June

Glove Network: 1 May Seminar

The Glove Network hosted its first virtual seminar in May 2020. In it, Alison Gowman, describes two of the featured talks.

The Glove Network seminar is proving (if proof needed) that gloves touch all of our lives in many different ways. At this time of the Covid-19 pandemic, meeting on Zoom was a make-do substitute for physical attendance but also highlighted how gloves are very much in the news and on our own hands – as we seek to comply with appropriate hygiene regimens.

Past Master of the Glovers’ Livery, Rodney Jagelman, spoke about the annual student glove competition run by the Glovers’ Livery Company. Its aim is to encourage students to look at glove design (which is not currently on the curriculum of any colleges in the UK) in order to see how gloves are made and manufactured. Prizes for the best glove design and, separately, for a health and safety poster encouraging good practice in the workplace, are presented at a formal City Livery lunch each year. Even though the coronavirus crisis prevented the formal presentation this year, the prizes were still awarded and the winners are detailed on the The Glovers Company website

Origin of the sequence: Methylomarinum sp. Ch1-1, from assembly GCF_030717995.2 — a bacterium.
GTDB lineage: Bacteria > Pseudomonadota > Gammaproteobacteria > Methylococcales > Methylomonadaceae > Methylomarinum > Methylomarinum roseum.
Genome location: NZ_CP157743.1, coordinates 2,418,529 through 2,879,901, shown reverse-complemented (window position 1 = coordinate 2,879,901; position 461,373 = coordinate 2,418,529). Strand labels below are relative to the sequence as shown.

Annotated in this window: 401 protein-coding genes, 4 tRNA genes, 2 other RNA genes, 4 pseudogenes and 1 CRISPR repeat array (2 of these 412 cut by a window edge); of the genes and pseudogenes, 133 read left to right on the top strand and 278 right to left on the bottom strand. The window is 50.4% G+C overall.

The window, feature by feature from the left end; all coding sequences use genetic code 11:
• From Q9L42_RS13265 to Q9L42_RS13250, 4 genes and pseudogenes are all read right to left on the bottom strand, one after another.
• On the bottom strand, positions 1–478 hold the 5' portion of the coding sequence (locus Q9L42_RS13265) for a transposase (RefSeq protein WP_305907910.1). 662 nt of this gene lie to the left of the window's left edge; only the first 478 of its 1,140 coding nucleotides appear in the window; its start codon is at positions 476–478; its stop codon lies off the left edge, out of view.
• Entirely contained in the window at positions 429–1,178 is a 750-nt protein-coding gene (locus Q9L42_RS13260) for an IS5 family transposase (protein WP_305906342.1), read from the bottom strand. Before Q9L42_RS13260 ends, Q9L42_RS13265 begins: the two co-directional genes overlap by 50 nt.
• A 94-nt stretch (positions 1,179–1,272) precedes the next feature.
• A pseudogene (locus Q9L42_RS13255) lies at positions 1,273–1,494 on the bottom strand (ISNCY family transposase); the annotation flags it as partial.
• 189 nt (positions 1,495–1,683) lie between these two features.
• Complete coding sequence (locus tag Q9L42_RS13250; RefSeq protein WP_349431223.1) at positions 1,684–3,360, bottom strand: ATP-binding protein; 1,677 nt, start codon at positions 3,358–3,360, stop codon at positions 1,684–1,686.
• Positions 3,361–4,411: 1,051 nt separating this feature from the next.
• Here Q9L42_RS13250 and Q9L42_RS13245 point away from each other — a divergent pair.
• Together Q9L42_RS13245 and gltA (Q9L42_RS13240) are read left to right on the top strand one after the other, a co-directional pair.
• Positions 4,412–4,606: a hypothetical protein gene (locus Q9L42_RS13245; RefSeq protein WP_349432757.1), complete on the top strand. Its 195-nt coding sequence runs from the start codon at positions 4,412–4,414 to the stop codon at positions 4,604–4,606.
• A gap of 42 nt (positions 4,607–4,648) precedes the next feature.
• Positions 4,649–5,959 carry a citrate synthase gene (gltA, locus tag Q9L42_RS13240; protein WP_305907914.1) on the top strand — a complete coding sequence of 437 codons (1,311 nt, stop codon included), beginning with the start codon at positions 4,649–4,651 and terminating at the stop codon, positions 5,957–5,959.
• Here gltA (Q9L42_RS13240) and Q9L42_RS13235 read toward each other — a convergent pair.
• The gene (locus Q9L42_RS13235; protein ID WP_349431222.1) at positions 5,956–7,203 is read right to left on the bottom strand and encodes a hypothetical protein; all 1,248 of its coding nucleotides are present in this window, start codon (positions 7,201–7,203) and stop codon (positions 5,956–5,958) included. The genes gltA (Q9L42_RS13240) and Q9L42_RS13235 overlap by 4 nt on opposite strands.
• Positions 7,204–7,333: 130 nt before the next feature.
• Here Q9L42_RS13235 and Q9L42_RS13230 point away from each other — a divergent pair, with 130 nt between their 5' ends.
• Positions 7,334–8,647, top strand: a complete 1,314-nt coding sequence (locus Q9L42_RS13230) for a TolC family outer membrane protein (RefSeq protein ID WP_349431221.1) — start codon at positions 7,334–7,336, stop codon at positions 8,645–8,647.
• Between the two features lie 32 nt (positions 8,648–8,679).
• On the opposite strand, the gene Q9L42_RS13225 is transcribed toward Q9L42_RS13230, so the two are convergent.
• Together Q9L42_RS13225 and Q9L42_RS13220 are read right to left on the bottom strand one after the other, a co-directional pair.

I contributed a presentation about the history and current work of the Glovers’ Livery Company. I was also keen to explain the extent of current glove manufacturing in the UK. Fashion and dress gloves are the most prominent in all our minds and are well represented by:

  • Dents (founded in 1777 in Worcester and now based in Warminster);
  • Cornelia James (holder of the Royal Warrant and based in Brighton);
  • Pittards (encompassing both a tannery and glove business, the company gives Yeovil Town Football Club its nickname: 'the Glovers')
  • Chester Jefferies (a family business in Dorset, famous for their peccary gloves);
  • Southcombes (another family business in Somerset that also makes military and specialist protective gloves);
  • Bennett Safetywear makes protective military and industrial gloves;
  • Polyco Healthline are flat-out at present, making medical and disposable gloves (usually around three billion annually).

The variety of presentations bore out the aims of The Glove Network project: to review gloves in collection and on view, to aid research and learning, and to explore modern-day manufacture and training. The Network is proving its worth.

By Alderman Alison Gowman

Disclaimer: The Bath Spa blog is a platform for individual voices and views from the University's community. Any views or opinions represented in individual posts are personal, belonging solely to the author of that post, and do not represent the views of other Bath Spa staff, or Bath Spa University as an institution.

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